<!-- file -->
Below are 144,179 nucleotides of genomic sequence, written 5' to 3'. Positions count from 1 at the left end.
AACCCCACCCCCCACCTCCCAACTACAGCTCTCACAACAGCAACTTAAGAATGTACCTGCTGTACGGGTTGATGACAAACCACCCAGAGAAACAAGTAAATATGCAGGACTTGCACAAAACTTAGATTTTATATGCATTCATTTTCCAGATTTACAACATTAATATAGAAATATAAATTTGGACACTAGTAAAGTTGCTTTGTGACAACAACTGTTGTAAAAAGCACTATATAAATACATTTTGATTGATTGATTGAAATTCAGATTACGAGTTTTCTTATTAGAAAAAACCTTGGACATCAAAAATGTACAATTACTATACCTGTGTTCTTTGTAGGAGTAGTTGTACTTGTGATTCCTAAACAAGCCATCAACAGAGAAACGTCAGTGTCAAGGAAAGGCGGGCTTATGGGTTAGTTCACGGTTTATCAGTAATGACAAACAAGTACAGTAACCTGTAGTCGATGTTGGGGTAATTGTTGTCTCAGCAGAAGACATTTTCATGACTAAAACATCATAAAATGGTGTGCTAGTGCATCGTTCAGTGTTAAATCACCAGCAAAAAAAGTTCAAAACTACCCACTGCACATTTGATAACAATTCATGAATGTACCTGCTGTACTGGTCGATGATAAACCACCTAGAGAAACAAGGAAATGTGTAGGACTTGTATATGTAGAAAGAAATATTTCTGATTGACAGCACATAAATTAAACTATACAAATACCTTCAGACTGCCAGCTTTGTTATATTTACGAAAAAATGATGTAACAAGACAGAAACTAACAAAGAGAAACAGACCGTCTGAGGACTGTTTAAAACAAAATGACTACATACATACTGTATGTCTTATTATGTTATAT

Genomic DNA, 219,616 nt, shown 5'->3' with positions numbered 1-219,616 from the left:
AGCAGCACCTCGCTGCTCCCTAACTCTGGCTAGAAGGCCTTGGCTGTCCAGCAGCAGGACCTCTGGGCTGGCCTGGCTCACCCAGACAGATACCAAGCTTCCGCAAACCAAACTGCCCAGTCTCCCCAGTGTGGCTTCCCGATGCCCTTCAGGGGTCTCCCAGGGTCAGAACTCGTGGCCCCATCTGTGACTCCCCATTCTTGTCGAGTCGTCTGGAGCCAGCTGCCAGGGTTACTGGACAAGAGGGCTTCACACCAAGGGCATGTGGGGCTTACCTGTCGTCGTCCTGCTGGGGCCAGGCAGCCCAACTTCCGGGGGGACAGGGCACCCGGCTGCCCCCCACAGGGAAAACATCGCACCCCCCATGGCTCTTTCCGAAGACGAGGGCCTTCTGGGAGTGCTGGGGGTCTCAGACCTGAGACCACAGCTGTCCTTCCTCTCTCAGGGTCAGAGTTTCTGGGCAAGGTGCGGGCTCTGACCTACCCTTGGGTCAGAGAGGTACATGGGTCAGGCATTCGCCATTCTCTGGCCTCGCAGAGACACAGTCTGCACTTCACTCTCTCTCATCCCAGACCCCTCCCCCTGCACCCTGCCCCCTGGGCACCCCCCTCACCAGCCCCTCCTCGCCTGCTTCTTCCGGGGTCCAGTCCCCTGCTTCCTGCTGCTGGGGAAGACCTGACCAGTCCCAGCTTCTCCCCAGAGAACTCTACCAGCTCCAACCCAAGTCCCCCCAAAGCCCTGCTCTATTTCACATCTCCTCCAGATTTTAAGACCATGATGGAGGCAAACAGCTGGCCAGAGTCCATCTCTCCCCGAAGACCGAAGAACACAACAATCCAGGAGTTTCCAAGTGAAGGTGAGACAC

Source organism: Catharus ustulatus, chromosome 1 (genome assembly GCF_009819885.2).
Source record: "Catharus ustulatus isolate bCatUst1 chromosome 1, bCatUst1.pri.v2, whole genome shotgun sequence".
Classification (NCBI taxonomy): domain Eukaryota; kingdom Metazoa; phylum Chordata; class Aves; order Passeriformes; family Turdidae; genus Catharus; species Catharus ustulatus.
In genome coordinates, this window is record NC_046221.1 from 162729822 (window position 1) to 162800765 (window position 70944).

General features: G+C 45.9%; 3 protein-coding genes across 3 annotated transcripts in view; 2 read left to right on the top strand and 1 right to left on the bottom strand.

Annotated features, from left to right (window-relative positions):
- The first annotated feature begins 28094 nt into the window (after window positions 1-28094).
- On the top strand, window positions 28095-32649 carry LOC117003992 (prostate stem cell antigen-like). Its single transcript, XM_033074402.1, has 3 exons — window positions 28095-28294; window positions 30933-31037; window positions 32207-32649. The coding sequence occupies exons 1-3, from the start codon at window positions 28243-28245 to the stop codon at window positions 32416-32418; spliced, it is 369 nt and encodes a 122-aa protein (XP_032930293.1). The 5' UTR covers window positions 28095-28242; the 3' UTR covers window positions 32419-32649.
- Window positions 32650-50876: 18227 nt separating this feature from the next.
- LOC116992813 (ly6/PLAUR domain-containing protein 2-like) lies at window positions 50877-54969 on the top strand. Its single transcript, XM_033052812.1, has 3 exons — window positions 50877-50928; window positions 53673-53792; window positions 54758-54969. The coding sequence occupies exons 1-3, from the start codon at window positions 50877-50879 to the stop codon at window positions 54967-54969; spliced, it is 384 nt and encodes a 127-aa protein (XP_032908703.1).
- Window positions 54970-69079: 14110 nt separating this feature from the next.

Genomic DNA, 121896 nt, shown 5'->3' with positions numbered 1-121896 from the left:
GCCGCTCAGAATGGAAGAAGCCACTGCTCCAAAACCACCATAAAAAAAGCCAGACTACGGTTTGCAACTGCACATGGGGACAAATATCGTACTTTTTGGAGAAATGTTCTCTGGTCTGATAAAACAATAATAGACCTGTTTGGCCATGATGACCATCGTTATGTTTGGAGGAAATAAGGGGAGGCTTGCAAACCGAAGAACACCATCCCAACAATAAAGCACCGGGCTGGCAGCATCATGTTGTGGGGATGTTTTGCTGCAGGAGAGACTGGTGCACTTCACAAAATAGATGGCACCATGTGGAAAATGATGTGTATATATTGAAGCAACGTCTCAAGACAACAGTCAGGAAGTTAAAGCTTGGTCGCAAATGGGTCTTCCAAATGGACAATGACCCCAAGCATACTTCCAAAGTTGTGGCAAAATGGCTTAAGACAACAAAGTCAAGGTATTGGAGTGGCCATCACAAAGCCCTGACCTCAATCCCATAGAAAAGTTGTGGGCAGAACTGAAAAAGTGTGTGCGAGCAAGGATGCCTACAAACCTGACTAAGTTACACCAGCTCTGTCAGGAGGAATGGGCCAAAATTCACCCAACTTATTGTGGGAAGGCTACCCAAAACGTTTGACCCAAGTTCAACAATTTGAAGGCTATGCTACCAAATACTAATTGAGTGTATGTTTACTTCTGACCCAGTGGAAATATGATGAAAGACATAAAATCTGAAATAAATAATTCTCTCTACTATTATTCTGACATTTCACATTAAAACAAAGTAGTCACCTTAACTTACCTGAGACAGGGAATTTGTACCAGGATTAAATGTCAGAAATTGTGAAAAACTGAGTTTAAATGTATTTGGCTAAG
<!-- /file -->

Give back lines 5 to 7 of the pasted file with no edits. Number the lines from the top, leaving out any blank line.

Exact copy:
Source organism: Catharus ustulatus, chromosome 1 (genome assembly GCF_009819885.2).
Source record: "Catharus ustulatus isolate bCatUst1 chromosome 1, bCatUst1.pri.v2, whole genome shotgun sequence".
Classification (NCBI taxonomy): domain Eukaryota; kingdom Metazoa; phylum Chordata; class Aves; order Passeriformes; family Turdidae; genus Catharus; species Catharus ustulatus.